Other prophets in scripture are called by name and directly invited to the work God has for them. And often we hear a bit of protest from prophets in their call stories. “Not me. I can’t. You can’t mean me.” But here… Isaiah confesses, but does not protest. And he volunteers for divine service even though his name is never called. Is he qualified? Probably not. Is he tough enough for the gig? Who knows? He just didn’t let the moment pass him by and trusted, I think, that if God was sending, God would equip. And he went on from there to speak a convicting word, God’s word, to powerful men, condemning arrogance and teaching that “God’s care extended especially to the people without wealth, who stood outside the halls of power” (Tull, 1091 OT) This is not unlike Jean Vanier who left an ascendent military career, and then an ascendent academic career, and built a humble house into which he welcomed in two men with intellectual disabilities— though he hadn’t the first clue what he was doing in doing so. Both Jean and Isaiah saw injustice around them, brokenness around them, needs around them— and knew they needed to do something.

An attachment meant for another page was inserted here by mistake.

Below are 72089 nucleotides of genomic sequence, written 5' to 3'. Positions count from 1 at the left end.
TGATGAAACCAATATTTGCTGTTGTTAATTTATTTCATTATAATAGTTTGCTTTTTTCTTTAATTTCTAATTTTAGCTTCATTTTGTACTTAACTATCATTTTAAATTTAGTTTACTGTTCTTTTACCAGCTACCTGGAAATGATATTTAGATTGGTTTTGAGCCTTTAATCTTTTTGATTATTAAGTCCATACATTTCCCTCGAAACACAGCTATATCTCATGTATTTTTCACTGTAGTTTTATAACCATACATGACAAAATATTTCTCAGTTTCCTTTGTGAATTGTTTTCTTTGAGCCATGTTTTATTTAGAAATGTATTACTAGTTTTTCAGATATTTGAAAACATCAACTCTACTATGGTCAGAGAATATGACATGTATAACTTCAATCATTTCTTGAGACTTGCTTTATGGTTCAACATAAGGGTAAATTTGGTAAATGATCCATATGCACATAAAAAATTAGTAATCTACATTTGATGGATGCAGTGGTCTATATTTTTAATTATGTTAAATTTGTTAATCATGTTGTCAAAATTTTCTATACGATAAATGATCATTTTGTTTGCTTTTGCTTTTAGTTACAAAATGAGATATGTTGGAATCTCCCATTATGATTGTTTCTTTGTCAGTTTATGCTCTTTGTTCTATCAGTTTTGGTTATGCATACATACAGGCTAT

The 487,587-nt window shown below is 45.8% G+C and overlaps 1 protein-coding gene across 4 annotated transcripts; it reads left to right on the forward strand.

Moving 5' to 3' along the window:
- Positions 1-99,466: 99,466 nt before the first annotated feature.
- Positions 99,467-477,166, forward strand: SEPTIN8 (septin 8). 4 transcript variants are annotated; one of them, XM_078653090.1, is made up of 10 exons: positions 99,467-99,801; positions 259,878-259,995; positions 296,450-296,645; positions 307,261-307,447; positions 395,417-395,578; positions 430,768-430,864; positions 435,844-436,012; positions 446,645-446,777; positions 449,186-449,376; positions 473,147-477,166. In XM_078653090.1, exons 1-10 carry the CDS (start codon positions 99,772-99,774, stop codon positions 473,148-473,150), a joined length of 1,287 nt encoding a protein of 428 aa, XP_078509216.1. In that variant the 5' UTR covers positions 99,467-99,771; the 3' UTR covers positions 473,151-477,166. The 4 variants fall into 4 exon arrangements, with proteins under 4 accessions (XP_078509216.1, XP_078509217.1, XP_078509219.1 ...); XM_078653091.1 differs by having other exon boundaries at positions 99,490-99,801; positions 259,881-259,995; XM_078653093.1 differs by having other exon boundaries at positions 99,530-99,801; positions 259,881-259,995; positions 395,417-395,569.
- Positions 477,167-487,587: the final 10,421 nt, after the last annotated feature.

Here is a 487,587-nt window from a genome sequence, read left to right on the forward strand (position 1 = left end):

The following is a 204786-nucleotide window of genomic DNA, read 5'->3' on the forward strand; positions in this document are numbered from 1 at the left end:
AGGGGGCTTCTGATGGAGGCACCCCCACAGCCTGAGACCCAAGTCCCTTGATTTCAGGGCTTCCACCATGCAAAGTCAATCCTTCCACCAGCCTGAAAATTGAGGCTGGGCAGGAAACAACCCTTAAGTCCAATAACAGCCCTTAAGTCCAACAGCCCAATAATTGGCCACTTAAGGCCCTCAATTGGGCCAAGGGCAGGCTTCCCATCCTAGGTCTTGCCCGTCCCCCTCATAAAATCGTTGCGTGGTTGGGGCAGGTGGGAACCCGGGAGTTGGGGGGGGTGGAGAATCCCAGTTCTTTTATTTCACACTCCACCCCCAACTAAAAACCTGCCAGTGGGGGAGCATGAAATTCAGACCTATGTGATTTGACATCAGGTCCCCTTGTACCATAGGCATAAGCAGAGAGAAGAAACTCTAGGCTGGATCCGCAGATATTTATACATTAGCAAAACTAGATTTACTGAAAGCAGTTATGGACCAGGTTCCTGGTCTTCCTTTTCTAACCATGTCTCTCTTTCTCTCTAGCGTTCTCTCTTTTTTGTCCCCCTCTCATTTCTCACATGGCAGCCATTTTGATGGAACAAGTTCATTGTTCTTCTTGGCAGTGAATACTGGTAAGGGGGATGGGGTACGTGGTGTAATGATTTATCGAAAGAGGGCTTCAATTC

Isaiah and Jean paid attention to tugging on their hearts, to visions they were granted, and overcame any sense of unworthiness or ill-preparedness and dedicated their lives to the service of God. Pastor Rebecca and I, and members of the newly formed serving commission, are hoping that this congregation will do the same— that we will tune into the tugging on our hearts, and work together to do God’s work in this community and world, particularly on behalf of those whom Jesus called the least of these. You are in God’s house today. You have received assurance of God’s forgiveness of you. You are hearing God’s word. Whether you’ve heard a direct call or not, whether you have clear picture of what God might want you to do… I believe that each of us has longings in our hearts that are instructive. And that is what we seek to identify today- longings that might inspire us to step up, even if we haven’t the first clue what we’re getting into.